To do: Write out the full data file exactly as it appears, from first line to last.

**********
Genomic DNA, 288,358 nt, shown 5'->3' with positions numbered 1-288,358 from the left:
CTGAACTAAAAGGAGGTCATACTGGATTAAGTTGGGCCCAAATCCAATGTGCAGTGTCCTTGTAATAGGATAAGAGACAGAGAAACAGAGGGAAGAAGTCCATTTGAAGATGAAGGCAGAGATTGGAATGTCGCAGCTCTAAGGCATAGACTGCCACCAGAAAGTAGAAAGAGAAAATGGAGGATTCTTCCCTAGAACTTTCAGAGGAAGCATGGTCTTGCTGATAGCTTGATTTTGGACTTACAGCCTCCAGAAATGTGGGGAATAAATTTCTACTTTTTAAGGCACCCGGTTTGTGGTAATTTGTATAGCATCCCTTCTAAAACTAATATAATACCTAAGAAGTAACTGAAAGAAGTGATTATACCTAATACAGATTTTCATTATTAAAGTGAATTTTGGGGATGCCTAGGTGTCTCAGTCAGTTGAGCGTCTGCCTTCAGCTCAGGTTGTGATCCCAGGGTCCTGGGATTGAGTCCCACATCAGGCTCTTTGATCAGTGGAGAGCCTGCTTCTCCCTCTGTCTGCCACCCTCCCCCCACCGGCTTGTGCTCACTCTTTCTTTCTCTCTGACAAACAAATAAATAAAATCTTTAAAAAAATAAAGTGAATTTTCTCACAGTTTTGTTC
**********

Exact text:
Genomic DNA, 288,358 nt, shown 5'->3' with positions numbered 1-288,358 from the left:
CTGAACTAAAAGGAGGTCATACTGGATTAAGTTGGGCCCAAATCCAATGTGCAGTGTCCTTGTAATAGGATAAGAGACAGAGAAACAGAGGGAAGAAGTCCATTTGAAGATGAAGGCAGAGATTGGAATGTCGCAGCTCTAAGGCATAGACTGCCACCAGAAAGTAGAAAGAGAAAATGGAGGATTCTTCCCTAGAACTTTCAGAGGAAGCATGGTCTTGCTGATAGCTTGATTTTGGACTTACAGCCTCCAGAAATGTGGGGAATAAATTTCTACTTTTTAAGGCACCCGGTTTGTGGTAATTTGTATAGCATCCCTTCTAAAACTAATATAATACCTAAGAAGTAACTGAAAGAAGTGATTATACCTAATACAGATTTTCATTATTAAAGTGAATTTTGGGGATGCCTAGGTGTCTCAGTCAGTTGAGCGTCTGCCTTCAGCTCAGGTTGTGATCCCAGGGTCCTGGGATTGAGTCCCACATCAGGCTCTTTGATCAGTGGAGAGCCTGCTTCTCCCTCTGTCTGCCACCCTCCCCCCACCGGCTTGTGCTCACTCTTTCTTTCTCTCTGACAAACAAATAAATAAAATCTTTAAAAAAATAAAGTGAATTTTCTCACAGTTTTGTTC